North Korean Purge Amounts to Reign of Terror, Park Says

North Korean leader Kim Jong Un’s purge of his uncle and de facto deputy amounts to a “reign of terror” and threatens to undermine further relations with South Korea, President Park Geun Hye said.

“North Korea is currently conducting a reign of terror by pushing ahead with extensive purges to strengthen Kim Jong Un’s power,” Park told a Cabinet meeting today. “North-South relations may become more unstable in the future.”

Kim ousted Jang Song Thaek from the ruling party at a Politburo meeting on Dec. 8 in Pyongyang in the highest-profile purge since he took over from his father and longtime ruler Kim Jong Il who died of a heart attack in December 2010. His purge, reported by state media with photos of his arrest on charges of graft and factionalism, prompted South Korea to heighten its military readiness.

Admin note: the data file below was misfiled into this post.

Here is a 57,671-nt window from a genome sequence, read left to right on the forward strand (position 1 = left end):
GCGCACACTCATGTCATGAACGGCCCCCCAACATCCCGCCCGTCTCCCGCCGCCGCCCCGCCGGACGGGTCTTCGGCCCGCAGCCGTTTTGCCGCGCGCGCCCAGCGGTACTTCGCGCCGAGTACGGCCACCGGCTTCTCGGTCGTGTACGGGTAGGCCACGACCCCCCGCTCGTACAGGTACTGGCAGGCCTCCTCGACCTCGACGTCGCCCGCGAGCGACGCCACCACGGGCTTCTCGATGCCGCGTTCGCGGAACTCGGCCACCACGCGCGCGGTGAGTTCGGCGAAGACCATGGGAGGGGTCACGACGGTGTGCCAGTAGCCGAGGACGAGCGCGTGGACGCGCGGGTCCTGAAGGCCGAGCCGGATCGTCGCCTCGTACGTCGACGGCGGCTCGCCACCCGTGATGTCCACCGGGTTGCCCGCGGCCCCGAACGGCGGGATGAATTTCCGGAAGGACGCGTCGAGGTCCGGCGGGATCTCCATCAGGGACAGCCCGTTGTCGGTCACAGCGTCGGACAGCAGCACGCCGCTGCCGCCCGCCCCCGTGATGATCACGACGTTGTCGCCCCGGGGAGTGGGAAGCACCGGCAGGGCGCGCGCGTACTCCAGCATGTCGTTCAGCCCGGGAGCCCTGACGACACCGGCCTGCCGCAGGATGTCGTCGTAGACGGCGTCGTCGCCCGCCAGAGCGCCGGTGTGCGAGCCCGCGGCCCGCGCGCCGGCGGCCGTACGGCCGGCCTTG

Jang, married to Kim Jong Il’s sister, visited South Korea in 2002 as part of an economic delegation at a time of thawing cross-border ties.

“Jang’s sacking contributes to the cumulative evidence that the maturing leader continues to dismiss his elder guardians appointed by his father in order to clear the path for his own absolute rule,” Alexandre Mansourov, a visiting scholar at the U.S.-Korea Institute at Johns Hopkins School of Advanced International Studies, wrote on its blog, 38 North.

Image Erased

In 2012, the official Korean Central News Agency said Ri Yong Ho, the general staff chief, considered another guardian for Kim Jong Un, was removed from all posts and traces of his presence were eliminated from official footage and photos.

Jang was appointed as a vice chairman of the National Defense Commission, the highest seat of power in Pyongyang, just months before Kim Jong Il died. A four-star general, Jang walked right behind the new leader during a funeral procession for Kim Jong Il that illustrated the power line-up in the secretive regime.

“Jang’s purge, far from undermining the stability of the regime, may open a period of cleansing with big and small purges as well as loyalty competitions among the elites,” Mansourov wrote.

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